Dow Creeps Up as Market Weathers Tough September

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The market managed a slight upturn this morning.

September has been an especially difficult month for the stock market, with various factors affecting not only the tangible value of shares, but major social and political events impacting investor and consumer confidence. Nevertheless, things took a slight turn for the positive when trading began this morning.


The Dow managed to pick up 104 points, approximately a 0.4% increase, successfully cancelling out a previous drop of 226 points. The S&P 500 and Nasdaq indexes also managed modest gains at 0.5% and 0.8%, respectively. Shares in several big tech stocks saw a slight uptick in value, with Apple picking up 1.7%, Microsoft and Alphabet gaining a little over 1%, and Amazon leading the pack with a 2.2% increase.

The number of new filings for unemployment has once again declined slightly, though not quite to analyst standards; new filings for last week numbered approximately 870,000, missing the Dow’s projection of 850,000.

“Claims, arguable the most important high frequency data point currently, missed expectations and moved up week-over-week,” Evercore ISI strategist Dennis DeBusschere, said in a note Thursday. “With the Fed diminishing its own credibility by continually emphasizing the ineffectiveness of monetary policy and begging for fiscal support, weaker data will have a big impact on risk assets. Especially if the fiscal cliff starts to bite, which some indicators suggests might be starting.”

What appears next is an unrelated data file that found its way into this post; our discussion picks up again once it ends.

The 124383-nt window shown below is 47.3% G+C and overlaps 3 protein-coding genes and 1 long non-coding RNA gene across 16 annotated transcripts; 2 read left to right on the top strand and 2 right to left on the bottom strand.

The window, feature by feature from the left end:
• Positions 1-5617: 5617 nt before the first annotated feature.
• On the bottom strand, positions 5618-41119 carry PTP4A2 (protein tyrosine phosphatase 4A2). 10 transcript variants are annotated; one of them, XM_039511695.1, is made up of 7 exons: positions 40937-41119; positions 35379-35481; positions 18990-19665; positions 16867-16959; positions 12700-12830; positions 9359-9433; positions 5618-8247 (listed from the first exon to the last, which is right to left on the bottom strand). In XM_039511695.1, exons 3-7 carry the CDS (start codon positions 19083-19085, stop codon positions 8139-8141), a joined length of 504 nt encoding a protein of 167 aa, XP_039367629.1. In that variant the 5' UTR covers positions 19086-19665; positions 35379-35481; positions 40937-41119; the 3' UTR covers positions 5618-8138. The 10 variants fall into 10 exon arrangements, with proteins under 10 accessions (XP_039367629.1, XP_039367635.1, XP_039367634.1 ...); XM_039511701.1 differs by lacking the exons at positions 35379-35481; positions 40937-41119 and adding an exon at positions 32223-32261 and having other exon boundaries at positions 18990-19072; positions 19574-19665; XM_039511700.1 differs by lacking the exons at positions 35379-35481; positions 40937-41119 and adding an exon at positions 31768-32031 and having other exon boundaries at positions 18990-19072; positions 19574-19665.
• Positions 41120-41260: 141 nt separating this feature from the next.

Credit: Bloomberg

The current major problem affecting the market is the lack of a new stimulus bill from Congress. Some sectors are struggling without a fresh government cash injection, which in turn is lowering consumer confidence, causing sectors to struggle further. The lack of a new stimulus bill has caused several large investment firms to slash their Q4 projections.

“We think it is now clear that Congress will not attach additional fiscal stimulus to the continuing resolution,” Jan Hatzius, chief economist at Goldman Sachs, wrote in a note. “This implies that after a final round of extra unemployment benefits that is currently being disbursed, any further fiscal support will likely have to wait until 2021.”

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